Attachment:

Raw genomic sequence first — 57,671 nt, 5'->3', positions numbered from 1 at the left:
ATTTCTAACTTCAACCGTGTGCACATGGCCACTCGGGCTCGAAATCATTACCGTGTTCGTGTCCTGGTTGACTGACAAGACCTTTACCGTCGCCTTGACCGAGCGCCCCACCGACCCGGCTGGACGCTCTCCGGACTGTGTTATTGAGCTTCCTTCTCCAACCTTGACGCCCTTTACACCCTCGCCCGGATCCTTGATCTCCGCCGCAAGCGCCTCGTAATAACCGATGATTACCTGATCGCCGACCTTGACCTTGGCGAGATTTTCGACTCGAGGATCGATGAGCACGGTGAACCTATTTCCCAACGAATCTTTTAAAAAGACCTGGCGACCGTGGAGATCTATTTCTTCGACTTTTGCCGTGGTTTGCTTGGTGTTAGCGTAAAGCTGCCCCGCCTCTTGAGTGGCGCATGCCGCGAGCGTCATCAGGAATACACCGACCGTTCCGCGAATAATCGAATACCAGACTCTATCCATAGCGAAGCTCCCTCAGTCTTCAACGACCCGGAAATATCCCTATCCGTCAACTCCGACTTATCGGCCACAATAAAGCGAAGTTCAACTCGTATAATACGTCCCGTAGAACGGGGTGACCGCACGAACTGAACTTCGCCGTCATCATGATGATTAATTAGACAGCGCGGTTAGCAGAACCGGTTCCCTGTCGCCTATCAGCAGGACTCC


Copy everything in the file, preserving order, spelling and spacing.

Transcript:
Raw genomic sequence first — 57,671 nt, 5'->3', positions numbered from 1 at the left:
ATTTCTAACTTCAACCGTGTGCACATGGCCACTCGGGCTCGAAATCATTACCGTGTTCGTGTCCTGGTTGACTGACAAGACCTTTACCGTCGCCTTGACCGAGCGCCCCACCGACCCGGCTGGACGCTCTCCGGACTGTGTTATTGAGCTTCCTTCTCCAACCTTGACGCCCTTTACACCCTCGCCCGGATCCTTGATCTCCGCCGCAAGCGCCTCGTAATAACCGATGATTACCTGATCGCCGACCTTGACCTTGGCGAGATTTTCGACTCGAGGATCGATGAGCACGGTGAACCTATTTCCCAACGAATCTTTTAAAAAGACCTGGCGACCGTGGAGATCTATTTCTTCGACTTTTGCCGTGGTTTGCTTGGTGTTAGCGTAAAGCTGCCCCGCCTCTTGAGTGGCGCATGCCGCGAGCGTCATCAGGAATACACCGACCGTTCCGCGAATAATCGAATACCAGACTCTATCCATAGCGAAGCTCCCTCAGTCTTCAACGACCCGGAAATATCCCTATCCGTCAACTCCGACTTATCGGCCACAATAAAGCGAAGTTCAACTCGTATAATACGTCCCGTAGAACGGGGTGACCGCACGAACTGAACTTCGCCGTCATCATGATGATTAATTAGACAGCGCGGTTAGCAGAACCGGTTCCCTGTCGCCTATCAGCAGGACTCC